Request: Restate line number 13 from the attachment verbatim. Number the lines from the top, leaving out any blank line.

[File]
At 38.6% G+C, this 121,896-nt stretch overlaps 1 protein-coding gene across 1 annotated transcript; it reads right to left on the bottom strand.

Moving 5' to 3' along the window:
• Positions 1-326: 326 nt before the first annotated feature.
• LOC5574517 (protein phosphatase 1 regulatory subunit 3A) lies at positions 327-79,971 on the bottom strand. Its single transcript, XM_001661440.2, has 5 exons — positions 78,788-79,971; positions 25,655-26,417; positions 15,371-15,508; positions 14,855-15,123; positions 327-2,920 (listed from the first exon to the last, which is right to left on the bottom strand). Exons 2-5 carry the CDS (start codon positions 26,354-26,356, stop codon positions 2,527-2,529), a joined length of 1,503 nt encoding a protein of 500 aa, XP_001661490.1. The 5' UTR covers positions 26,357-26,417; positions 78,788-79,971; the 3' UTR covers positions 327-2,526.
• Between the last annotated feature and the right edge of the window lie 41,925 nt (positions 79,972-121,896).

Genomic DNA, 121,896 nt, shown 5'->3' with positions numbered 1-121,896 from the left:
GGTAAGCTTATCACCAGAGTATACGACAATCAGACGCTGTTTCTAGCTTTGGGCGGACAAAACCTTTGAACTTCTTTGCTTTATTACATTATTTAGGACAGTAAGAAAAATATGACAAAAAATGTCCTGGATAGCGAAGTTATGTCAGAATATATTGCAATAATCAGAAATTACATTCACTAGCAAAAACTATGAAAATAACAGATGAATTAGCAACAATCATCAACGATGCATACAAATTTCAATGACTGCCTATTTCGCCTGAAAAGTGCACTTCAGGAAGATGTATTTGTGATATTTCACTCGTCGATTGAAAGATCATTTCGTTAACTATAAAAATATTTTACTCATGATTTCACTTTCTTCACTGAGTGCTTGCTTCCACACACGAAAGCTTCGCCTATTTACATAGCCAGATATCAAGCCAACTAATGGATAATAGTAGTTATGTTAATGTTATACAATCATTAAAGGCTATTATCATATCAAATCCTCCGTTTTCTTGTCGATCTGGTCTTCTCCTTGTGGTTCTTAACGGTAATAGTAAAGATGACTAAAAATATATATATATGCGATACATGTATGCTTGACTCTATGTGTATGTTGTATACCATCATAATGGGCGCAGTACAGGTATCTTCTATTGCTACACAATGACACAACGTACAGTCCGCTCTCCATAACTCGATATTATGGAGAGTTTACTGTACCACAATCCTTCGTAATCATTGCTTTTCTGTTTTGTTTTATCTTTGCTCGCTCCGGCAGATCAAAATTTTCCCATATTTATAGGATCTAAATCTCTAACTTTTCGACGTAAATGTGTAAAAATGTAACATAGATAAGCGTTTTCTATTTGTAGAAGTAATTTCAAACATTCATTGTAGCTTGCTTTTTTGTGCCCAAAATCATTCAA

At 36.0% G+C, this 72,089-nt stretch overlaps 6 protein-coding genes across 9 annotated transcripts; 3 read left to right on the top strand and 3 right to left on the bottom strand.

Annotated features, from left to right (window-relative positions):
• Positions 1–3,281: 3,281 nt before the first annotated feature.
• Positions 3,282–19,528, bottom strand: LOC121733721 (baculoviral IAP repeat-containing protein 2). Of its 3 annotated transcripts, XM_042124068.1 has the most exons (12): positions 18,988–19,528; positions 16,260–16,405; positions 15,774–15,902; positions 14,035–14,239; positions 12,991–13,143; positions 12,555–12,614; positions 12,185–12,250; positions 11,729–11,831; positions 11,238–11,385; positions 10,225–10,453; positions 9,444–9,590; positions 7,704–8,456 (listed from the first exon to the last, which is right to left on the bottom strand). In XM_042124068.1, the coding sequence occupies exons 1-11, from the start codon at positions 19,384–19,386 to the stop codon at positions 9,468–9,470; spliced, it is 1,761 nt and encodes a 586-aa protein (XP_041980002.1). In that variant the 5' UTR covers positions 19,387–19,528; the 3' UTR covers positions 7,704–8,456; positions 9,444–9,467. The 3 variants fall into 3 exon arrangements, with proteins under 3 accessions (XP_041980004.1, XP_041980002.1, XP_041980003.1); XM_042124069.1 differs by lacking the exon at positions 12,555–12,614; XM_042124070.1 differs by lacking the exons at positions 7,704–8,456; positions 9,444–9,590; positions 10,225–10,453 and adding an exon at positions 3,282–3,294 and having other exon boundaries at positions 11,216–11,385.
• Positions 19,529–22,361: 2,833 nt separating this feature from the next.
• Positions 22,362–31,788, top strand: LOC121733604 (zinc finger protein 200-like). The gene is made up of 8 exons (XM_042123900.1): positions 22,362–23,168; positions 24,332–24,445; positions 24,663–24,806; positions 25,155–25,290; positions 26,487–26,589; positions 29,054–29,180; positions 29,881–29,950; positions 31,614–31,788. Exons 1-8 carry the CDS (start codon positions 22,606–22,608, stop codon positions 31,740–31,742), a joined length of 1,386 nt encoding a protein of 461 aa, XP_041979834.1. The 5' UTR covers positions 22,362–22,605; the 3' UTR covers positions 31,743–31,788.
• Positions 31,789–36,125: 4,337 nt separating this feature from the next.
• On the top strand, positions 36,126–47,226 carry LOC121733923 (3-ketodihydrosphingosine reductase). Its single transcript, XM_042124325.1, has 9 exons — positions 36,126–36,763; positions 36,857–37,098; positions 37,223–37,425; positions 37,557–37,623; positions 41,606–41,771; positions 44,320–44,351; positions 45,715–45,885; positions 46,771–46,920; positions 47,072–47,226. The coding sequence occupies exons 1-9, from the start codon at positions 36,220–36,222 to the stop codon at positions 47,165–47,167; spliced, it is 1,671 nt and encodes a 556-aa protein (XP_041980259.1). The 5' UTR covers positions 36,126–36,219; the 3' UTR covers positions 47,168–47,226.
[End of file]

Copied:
• Positions 22,362–31,788, top strand: LOC121733604 (zinc finger protein 200-like). The gene is made up of 8 exons (XM_042123900.1): positions 22,362–23,168; positions 24,332–24,445; positions 24,663–24,806; positions 25,155–25,290; positions 26,487–26,589; positions 29,054–29,180; positions 29,881–29,950; positions 31,614–31,788. Exons 1-8 carry the CDS (start codon positions 22,606–22,608, stop codon positions 31,740–31,742), a joined length of 1,386 nt encoding a protein of 461 aa, XP_041979834.1. The 5' UTR covers positions 22,362–22,605; the 3' UTR covers positions 31,743–31,788.